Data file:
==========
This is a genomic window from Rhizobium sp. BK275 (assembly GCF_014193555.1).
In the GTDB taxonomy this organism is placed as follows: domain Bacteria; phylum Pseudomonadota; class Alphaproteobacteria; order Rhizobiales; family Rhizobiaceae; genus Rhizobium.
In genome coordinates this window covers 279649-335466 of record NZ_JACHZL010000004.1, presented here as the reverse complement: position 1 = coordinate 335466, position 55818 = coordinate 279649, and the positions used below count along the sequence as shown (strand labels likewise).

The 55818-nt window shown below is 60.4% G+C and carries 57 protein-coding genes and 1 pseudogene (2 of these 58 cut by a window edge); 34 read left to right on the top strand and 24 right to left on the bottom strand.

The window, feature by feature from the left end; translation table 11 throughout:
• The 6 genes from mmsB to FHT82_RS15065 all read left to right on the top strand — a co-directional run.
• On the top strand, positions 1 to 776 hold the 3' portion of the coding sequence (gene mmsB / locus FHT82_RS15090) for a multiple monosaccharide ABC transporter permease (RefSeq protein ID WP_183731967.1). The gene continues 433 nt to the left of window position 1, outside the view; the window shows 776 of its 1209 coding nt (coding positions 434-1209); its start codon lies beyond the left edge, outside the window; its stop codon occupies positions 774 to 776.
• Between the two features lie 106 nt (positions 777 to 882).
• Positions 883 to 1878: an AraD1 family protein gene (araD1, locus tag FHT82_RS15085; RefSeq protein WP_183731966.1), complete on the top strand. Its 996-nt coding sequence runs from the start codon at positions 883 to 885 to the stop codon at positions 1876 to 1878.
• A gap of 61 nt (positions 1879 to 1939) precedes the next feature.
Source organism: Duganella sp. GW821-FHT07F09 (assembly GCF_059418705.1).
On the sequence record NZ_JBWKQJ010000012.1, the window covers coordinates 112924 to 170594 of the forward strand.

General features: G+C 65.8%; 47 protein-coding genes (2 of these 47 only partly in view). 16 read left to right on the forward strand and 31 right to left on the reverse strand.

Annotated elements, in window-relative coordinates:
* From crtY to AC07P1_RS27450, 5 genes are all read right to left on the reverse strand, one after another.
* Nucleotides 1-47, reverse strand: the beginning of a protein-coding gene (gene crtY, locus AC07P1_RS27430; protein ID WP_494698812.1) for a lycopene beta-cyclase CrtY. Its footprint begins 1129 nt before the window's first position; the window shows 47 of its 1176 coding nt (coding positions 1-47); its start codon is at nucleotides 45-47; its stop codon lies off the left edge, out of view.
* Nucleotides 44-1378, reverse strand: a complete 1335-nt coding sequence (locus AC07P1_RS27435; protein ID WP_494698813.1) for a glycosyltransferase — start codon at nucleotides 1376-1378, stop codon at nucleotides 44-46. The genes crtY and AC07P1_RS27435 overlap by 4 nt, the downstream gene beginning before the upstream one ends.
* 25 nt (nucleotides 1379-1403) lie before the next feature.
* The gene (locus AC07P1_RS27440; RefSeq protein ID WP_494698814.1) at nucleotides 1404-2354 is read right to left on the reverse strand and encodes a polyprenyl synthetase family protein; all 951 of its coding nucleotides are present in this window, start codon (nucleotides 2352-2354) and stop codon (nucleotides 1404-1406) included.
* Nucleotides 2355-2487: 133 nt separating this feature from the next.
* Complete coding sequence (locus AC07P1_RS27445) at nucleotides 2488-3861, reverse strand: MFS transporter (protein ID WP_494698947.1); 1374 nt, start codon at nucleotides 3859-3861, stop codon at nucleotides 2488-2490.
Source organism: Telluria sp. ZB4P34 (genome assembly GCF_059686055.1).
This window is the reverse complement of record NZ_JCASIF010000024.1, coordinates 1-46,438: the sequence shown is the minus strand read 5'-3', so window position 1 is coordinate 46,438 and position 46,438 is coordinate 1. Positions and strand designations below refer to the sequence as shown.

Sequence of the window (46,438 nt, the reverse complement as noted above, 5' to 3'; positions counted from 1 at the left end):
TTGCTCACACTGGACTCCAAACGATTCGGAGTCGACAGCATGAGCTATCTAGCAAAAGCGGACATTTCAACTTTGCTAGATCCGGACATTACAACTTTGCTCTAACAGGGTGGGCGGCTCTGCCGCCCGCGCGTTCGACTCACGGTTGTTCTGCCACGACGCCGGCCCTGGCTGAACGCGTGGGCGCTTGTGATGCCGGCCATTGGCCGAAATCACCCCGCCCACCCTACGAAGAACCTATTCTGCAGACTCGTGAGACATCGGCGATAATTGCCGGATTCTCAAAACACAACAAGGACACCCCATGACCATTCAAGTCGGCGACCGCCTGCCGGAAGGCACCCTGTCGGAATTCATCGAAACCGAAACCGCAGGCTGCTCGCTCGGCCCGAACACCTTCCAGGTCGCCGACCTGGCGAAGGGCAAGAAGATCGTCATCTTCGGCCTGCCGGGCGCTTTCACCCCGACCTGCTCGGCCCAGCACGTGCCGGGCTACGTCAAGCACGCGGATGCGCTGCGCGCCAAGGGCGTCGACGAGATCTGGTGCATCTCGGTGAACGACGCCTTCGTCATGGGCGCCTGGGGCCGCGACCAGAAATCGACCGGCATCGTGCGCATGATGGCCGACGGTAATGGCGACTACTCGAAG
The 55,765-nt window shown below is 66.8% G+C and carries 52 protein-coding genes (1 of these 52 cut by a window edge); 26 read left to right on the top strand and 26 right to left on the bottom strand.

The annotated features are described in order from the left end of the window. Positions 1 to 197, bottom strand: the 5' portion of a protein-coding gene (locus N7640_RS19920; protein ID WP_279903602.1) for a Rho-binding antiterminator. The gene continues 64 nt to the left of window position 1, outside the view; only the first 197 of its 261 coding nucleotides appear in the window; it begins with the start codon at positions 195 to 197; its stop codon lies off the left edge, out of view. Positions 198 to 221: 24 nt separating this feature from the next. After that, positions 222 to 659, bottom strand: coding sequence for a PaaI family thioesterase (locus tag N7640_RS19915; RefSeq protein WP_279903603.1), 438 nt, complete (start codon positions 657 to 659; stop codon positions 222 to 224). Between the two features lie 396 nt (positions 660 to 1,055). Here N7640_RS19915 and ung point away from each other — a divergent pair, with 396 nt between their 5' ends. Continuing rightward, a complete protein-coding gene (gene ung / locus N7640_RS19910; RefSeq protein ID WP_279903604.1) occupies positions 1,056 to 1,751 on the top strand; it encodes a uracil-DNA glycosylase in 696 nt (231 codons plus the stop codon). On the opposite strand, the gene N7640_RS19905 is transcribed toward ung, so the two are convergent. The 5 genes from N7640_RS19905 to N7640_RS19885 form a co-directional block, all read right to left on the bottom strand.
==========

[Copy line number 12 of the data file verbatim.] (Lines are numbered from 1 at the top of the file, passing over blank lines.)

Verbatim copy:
On the sequence record NZ_JBWKQJ010000012.1, the window covers coordinates 112924 to 170594 of the forward strand.